My perception is you have an audience who, while important, are accepted only as the underlings of the relationship. It’s normal that you wouldn’t want any truly sensitive information to leak to people who haven’t proven to respect all (or enough?) aspects of you, no matter how nice or innocent they seem. The chance for dissemination is too great, the chance for destruction too high. Because of that, it’s prudent you only share sensitive information to people who share your view of the audience, someone who knows understands the risks and wishes you no harm. That could be a pretty short list!

    As a person in a financially vulnerable position, I figure anything to do related to even mildly uncouth or illegal behavior could ruin my potential by alerting potential employers to risky behavior. Even having an OKC profile with “Sometimes does drugs” could be a huge red flag if HR chose to look. Plenty of HR people have OKCupid accounts. Then again, in a case of sink-or-swim, conditions will force someone to forego societal expectations to get paid. At that point, HR can go fuck itself. It’s a big leap to make.

  5. I think you’ve constructed a sensible way of approaching the sharing of such sensitive information. But it relies on such heirarchies to exist and be known. There’s always the issue of not knowing who knows what, and being in the know takes time.

    While a clearly tiered heriarchy is an easy method of filtering the information you share, I think that heirarchy itself is a construct based on personal acceptance of imaginary ranks. Not everyone truly agrees on the ranks, and most people have a desire to solidify or raise their rank. In truth, you’re dealing with a web of complicated egos plus interpersonal and intrapersonal relationships, and unless you trust everyone around you to be 100% honest all of the time, it’s impossible to know the whole web of influence. So, the game becomes constantly navigating the unknown: the anxious human’s purgatory.

    My perception is you have an audience who, while important, are accepted only as the underlings of the relationship. It’s normal that you wouldn’t want any truly sensitive information to leak to people who haven’t proven to respect all (or enough?) aspects of you, no matter how nice or innocent they seem. The chance for dissemination is too great, the chance for destruction too high. Because of that, it’s prudent you only share sensitive information to people who share your view of the audience, someone who knows understands the risks and wishes you no harm. That could be a pretty short list!

    As a person in a financially vulnerable position, I figure anything to do related to even mildly uncouth or illegal behavior could ruin my potential by alerting potential employers to risky behavior. Even having an OKC profile with “Sometimes does drugs” could be a huge red flag if HR chose to look. Plenty of HR people have OKCupid accounts. Then again, in a case of sink-or-swim, such conditions could make someone forego societal expectations to make a paycheck. At that point, HR can go fuck itself.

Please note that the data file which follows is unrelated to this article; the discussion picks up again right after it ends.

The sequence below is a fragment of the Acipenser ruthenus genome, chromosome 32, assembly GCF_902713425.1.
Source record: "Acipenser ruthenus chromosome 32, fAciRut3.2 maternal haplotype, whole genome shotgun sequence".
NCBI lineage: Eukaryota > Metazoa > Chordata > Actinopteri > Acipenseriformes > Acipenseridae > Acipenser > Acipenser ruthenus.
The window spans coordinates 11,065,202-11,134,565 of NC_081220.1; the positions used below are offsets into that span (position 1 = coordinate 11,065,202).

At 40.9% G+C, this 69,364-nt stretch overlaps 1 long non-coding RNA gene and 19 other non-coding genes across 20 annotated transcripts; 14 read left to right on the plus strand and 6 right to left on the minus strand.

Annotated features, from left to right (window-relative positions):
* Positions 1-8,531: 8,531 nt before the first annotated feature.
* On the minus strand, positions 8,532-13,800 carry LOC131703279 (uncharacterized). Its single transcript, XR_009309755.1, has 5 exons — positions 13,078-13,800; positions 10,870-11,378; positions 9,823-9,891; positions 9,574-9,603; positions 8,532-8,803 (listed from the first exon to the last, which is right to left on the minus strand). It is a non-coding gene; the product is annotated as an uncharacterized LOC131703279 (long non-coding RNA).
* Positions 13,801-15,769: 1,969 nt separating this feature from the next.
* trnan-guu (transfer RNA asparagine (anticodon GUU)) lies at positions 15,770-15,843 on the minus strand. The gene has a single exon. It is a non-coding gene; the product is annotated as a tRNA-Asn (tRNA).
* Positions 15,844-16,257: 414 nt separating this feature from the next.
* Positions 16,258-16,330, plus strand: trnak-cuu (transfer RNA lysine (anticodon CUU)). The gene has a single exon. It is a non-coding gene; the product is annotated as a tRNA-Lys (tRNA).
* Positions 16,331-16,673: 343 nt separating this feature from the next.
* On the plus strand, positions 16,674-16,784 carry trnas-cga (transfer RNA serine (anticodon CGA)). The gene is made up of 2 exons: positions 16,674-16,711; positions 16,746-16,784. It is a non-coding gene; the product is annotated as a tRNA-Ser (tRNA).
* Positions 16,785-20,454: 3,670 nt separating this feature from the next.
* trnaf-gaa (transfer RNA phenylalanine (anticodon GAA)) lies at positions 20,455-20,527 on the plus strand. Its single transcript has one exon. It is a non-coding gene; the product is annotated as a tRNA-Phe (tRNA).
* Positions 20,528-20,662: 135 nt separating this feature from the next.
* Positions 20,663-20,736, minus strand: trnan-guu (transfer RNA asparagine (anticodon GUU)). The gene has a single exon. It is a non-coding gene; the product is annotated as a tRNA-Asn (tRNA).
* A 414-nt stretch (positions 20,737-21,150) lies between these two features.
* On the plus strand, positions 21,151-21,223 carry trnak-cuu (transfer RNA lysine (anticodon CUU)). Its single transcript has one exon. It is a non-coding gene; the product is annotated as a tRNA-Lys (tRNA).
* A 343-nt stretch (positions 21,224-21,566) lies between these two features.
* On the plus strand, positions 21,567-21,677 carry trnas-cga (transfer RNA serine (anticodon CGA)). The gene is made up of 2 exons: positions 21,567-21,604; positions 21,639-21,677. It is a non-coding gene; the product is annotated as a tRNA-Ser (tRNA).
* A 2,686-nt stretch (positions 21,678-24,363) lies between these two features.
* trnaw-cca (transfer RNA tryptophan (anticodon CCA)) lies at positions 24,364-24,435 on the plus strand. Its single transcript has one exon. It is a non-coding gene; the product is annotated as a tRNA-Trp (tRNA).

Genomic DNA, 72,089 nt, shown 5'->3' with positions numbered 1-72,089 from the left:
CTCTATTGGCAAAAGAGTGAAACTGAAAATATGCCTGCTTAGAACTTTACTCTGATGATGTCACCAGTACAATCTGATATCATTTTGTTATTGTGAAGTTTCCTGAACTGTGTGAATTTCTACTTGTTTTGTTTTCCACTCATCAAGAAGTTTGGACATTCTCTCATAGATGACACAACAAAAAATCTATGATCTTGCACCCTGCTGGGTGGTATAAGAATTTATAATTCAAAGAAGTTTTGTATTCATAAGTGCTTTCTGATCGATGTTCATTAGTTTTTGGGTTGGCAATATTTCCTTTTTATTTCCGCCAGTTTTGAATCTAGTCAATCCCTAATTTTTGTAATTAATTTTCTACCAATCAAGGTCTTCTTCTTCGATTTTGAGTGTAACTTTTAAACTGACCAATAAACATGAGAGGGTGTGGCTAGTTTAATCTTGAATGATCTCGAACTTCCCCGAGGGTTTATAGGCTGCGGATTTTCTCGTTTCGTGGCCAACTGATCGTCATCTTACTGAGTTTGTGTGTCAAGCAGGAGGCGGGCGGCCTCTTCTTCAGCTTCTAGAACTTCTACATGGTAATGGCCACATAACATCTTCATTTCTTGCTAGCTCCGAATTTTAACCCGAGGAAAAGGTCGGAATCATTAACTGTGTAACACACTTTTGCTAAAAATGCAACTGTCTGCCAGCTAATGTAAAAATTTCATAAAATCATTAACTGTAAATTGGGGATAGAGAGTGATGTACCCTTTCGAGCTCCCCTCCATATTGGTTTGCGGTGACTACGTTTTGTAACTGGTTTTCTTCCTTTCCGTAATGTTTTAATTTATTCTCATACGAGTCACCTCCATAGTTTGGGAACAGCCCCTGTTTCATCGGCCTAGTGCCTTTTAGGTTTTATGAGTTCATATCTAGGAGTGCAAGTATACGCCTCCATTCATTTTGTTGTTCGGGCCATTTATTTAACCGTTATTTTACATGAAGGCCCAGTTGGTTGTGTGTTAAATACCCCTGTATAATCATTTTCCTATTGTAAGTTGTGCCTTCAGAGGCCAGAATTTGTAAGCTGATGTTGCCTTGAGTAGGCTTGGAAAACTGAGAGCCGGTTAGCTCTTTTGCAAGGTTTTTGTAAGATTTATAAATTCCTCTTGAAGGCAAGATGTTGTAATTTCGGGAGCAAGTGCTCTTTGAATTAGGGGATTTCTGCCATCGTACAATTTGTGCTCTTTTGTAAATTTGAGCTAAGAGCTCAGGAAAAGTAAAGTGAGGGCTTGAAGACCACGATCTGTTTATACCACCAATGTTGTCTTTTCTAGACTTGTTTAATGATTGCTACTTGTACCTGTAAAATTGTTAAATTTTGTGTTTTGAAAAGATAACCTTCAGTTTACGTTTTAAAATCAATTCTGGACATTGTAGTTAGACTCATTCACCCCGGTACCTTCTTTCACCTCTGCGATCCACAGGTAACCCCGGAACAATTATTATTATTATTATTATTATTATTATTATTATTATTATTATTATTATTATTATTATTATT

6. I also share things, and don’t mind if others’ share things, with people that are totally disjoint from the secret share-er. So for example, if my S-I-L being pregnant is a big secret, then I wouldn’t tell anyone down-rank that is even plausibly connected to her going out several degrees. But I have no qualms about mentioning it over voice coms in an online game where most fellow players don’t even know my real name.

  7. Usually if I have something I want to keep secret, I bury it down and don’t talk about it. Though there are moments when I am in some sort of vulnerable stage where I let out things that I don’t expect anyone to talk about and that would likely be fucked up shit that has gone on in my life. I believe I would usually add “please don’t talk about this. thanks.”

    Secrets others have told me, I am relatively sure I haven’t blurted them out or told a gaggle of people, mostly because I don’t talk to anyone or if I do, it is random “Today I learned” topics.

    Generally, if I tell someone something, that was my first mistake and if it comes around to bite me in the ass, it is my own fault. No sense in blaming someone else for something I couldn’t keep a lid on myself.

  8. Mmm… never thought of that before. I know I share things depending on how I know (or I suppose) someone will react to what I’m sharing.